THE TRANSATLANTIC MAGAZINE
Buying a car is an emotive purchase until the head kicks in and you try to convince yourself it is the perfect one. That’s all well and good if you get it right but sometimes – we are human after all – we let our hearts rule our heads. Follow these simple steps and you will be on to a winner.
Shopping around for a new car is often fun, exiting and an emotionally charged experience. The ambiance of a showroom, the gleaming array of the stock on display, that new car smell all adds to the moment. But for some, it can be quite time consuming, filled perhaps with apprehensions, concerns and hard choices. After all, you would never buy the first house you look at, so why would you buy the first car you check out? A car is probably the second highest value purchase most people make after their home, so it is important to get it right. Because even though it is a necessity, unlike your home it is a depreciating asset.
Like most things in life, one size never fits all. So, how do you make the right choice? Here are five tips to help you save money but naturally, one’s own prudence and common sense need to be exercised.
Always keep in mind what triggered that initial thought, "I need to get a car". We all have different reasons for needing a car, or two. It could primarily be for business use, pleasure or both. Whatever your reason, never lose sight of what prompted you to factor that item in your "To Do" list.
2. Fit for purpose:.
Consider what your needs are for the car: will the one you are considering take care of these needs or will it be surplus to consumption. Is it just to commute from home to work and back? What use will it have to meet at the weekend with the rest of the family? Can you manage with one or will you need two? Does it have to be new or can you live with a used one? How long will you need it for, short term or long term?
If money is no object, then the automotive world is your oyster and you can have your pick of the pearls.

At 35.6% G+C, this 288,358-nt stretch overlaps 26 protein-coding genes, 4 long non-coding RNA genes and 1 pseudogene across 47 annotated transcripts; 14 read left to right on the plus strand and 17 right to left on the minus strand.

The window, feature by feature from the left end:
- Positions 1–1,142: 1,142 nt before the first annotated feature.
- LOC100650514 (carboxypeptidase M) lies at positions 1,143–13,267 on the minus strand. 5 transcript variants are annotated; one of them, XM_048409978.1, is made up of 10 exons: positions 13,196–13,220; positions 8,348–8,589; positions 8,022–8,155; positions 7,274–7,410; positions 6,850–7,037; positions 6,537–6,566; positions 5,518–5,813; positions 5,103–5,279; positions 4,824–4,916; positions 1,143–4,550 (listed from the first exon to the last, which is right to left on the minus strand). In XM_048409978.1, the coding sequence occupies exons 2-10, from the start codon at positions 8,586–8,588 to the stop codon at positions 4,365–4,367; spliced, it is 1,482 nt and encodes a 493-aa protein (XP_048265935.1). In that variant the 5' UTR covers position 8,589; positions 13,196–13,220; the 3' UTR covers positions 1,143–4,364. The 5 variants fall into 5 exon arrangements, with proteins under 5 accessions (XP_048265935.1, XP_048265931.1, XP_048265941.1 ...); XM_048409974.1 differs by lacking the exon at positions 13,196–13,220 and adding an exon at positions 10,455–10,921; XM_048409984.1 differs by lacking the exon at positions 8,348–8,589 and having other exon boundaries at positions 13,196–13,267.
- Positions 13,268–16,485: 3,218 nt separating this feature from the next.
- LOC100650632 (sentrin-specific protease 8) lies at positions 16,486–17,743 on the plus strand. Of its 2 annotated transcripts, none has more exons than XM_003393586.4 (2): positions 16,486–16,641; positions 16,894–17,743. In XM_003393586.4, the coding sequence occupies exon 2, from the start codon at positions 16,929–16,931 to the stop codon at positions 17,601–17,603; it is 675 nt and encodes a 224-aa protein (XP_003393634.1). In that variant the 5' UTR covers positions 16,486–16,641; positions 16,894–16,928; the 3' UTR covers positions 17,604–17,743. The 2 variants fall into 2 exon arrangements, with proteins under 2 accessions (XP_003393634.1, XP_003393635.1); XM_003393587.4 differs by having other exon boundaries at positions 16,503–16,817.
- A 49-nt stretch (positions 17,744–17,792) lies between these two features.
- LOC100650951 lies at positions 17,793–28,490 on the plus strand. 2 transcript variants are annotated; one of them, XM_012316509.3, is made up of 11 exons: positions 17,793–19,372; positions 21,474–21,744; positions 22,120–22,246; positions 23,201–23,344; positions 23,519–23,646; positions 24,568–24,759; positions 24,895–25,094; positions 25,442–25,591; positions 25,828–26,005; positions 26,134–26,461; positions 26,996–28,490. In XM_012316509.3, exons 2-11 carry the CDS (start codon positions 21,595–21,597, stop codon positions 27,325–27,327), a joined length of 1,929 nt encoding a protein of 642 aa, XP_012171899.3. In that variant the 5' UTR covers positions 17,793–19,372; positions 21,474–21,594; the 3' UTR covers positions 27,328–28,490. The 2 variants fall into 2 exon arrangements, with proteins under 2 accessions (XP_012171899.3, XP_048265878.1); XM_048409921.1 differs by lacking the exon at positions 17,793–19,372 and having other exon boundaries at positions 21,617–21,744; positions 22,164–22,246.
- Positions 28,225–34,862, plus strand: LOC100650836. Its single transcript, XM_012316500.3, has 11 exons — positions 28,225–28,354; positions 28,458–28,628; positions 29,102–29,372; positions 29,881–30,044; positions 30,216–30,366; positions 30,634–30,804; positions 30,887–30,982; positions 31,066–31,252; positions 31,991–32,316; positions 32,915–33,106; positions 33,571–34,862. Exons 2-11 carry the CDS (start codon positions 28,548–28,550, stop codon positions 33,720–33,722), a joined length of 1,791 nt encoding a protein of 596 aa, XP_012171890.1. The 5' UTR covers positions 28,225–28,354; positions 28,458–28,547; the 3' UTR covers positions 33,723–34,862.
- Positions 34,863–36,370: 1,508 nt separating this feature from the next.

However, for most of us a budget is what we work towards. So, take into account the whole life cost of the car and not just the ticket price. This is where you will need to consider things like, Petrol or Diesel engines, Hybrid or Full Electric, fuel and EV charging prices, range of travel on a full tank or fully charged battery, your annual mileage consumption, the manufacturer’s recommended service intervals and their respective costs, taxes and Insurance premiums.
Whilst pressure is growing in the UK on motorists to switch to pure-electric cars with various government incentives (EV grants, Parking Exemptions or Reductions) and deterrents (Taxation, Congestion Zone and Ultra Low Emissions Zone charges) the number of electric car sales in the UK remains relatively small compared to their fossil fueled alternatives. But things are changing; the UK government has already set its target to ban the sale of Petrol, Diesel and Hybrid cars by 2035. As a matter of fact, some manufacturers have announced that by 2021/2022 they will only offer hybrid or full electric cars in their model line up. The UK government has already invested in infrastructure to encourage everyone to make the switch and this will continue to grow.
Road Tax (VED – Vehicle Excise Duty) paid annually is based on the CO2 emissions and fuel type of your car. It could range anywhere from £10 to £2165 in the first year on a new car which came into effect from April 1, 2020 and then drops down to the standard rates from the second year onwards which can range from £140 to £475. If it is a company car, this will be subject to “Benefit in Kind” (BIK) taxation which ranges between 0% to 37% of the value of the asset, deductible against your personal income tax allowance. The moral of the story… the more environmentally friendly your car, the better off you are in the pocket.
4. Funding Methods:
Bearing in mind that a car, unless it is a "Classic", is a depreciating asset, so should you buy it or lease it? This would depend on whether you choose to buy a new or used car. Manufacturers have always offered better finance packages on new cars than on their used stock. Consider whether you wish to have ownership of the vehicle at the end of the finance term or would you rather have the option to change or hand it back. If it is the latter, then leasing it makes sense.
5. The Brand:
Brand loyalty, as with any product in the market place, is something every manufacturer strives to attain and maintain with their customers. We all have our favorites, whether it is a television, smart phone, laptop or a car. Do you have one? Consider other factors too, like reliability, running costs and long term desirability. This is so important as you don't want to be stuck with a car that is hard to sell on, especially if your need for the car is only short term.
Barry Donaghue is the principal of Personal Car Shoppers, who can help you find and buy the perfect car for you www.personalcarshoppers.co.uk
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